Finding Hidden Gems

Have you ever noticed the simplest and most obvious things are the hardest to see?  The more immersed we get in the daily grind, the more these simple things go unnoticed.  I know I’m so guilty of this.  Today I ran across a blog entry where someone wrote:

 “Nothing special happened today.” 

I felt her.  But then that little voice inside rang out.

“Are you sure nothing special happened today?  Did you really pay attention?”

Truth is, no I didn’t.

The Merriam-Webster Dictionary defines “special” as follows:

: distinguished by some unusual quality; especially : being in some way superior <our special blend>

So when we’re looking for something special to happen, we’re expecting something distinguishable from the usual stuff; something that shines a little happiness or excitement and yanks us out of the rut.  This is saying two things about our usual personal outlook:

  1.  We’ve already decided our life has no happiness or excitement.
  2. We’ve set the bar pretty high when it comes to “something special” happening.

No wonder we end up disappointed.  We already set the expectation for it.  I was expecting the heavens to open up with trumpets blaring and a big shiny “something” to drop out of the sky all for my delight.  Sound silly?  It is.

The truth is we’re swimming in a sea of special somethings.  They’re all around us.  They’re just too subtle, too simple, too obvious to see.  We walk right over them blinded by bigger expectations.

How do we find these elusive “somethings?”  Mindfulness.  This may not be a term you’re familiar with.  It has its roots in Buddhist philosophy but you don’t have to be a Buddhist to understand it or use it.  To be mindful quite literally means to be inclined to be aware.

We think we are aware, but stop and ponder how much is there we’re not aware of?  Truth is, a lot.  How many of us woke in the morning and noticed the birds singing despite the cold bleakness outside the window?  How many took a moment to appreciate the bliss of that first sip of coffee and how it warmed us?  As we greeted our neighbors, did we notice the beauty of their smile or the happiness meant just for us in the wagging tail of a dog?

If we can just shift our awareness slightly to the more subtle things around us, become more mindful, we’ll suddenly find all our days overflowing with special somethings.

Some of my regular readers know I’ve been participating in a daily creative writing exercise in mindfulness.  It’s been an amazing and rewarding experience in guiding me to be more aware of all special somethings I take for granted.  It’s called River of Stones.  What it encourages is noticing a little something you might otherwise take for granted and really examine it.  Appreciate it.  Then write about it.  That’s all there is to it.  What you end up with is a little piece called a small stone.  I post mine here daily.  I encourage you to visit the Writing Our Way Home blog where the River of Stones originates.  It’s a beautiful place.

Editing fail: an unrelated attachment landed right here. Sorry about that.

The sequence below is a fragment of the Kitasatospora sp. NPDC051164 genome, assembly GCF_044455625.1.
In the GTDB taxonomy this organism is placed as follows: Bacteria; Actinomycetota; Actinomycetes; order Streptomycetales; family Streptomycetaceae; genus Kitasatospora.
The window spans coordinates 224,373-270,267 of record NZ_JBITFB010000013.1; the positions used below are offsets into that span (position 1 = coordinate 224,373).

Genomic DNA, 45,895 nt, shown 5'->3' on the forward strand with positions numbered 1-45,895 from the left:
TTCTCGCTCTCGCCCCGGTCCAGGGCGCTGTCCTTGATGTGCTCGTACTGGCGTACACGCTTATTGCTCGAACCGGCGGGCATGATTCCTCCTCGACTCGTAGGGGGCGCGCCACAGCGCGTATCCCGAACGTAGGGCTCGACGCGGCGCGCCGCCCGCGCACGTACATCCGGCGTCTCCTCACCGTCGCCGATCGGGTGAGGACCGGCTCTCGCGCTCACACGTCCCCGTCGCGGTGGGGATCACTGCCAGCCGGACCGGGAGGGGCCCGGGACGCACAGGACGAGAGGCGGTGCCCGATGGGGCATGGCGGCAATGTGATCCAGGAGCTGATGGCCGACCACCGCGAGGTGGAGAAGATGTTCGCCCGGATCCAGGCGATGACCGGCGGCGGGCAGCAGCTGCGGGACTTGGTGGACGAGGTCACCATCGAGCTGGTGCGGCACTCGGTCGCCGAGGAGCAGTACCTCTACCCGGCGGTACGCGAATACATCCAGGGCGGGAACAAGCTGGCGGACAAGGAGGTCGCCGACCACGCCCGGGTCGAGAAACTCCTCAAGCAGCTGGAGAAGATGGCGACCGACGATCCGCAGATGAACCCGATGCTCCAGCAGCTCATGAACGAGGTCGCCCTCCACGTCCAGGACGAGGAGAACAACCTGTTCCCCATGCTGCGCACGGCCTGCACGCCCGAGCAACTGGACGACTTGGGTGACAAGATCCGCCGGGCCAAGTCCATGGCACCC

When this month ends I’ll continue to write them.  It’s become part of a spiritual practice reminding me daily that happiness is found inside me in how I view the world.  It’s not something that haphazardly falls from the sky and announces “this is special.”  Everything is special if you have the ability to see it.

If you want to find these hidden gems for yourself, try this small stone exercise.  You don’t have to have any gift with words to do it.  It’s really for no one but you.  I know it changed everything for me.  If I had one wish for the world, it would be that it embraces mindfulness.  I think it would be a much different existence, but then I’m an idealist.


14 thoughts on “Finding Hidden Gems

  1. Great article. I especially like the attention you draw to missing things that are “too obvious to see.” I have felt this in my own life. A fish never stops to think to himself, “Gee, I’m a really good swimmer.” Our greatest opportunities are often hidden from us because we are not practiced at mindfulness, at being open enough for the unexpected to occur. Thanks for the reminder.

    • I’ve had to incorporate something in my day as a routine to help remind myself. It’s amazing how it’s changing me. It’s exciting! Thanks for reading and I really appreciate your comment, Sara.

    • Thank you, notthatDavid. I agree, living in the now is something that does seem difficult, but I think it’s so because not doing it has become a habit. Thanks so much for reading!

  2. I just visited your blog because you visited mine. But what a revelation it has been! There’s so much I can relate to in what you write, and you write with such elegance and conviction. Thank you for visiting my blog, and I’ll surely visit again. There’s a lot more I’d like to make time for to read and to learn.

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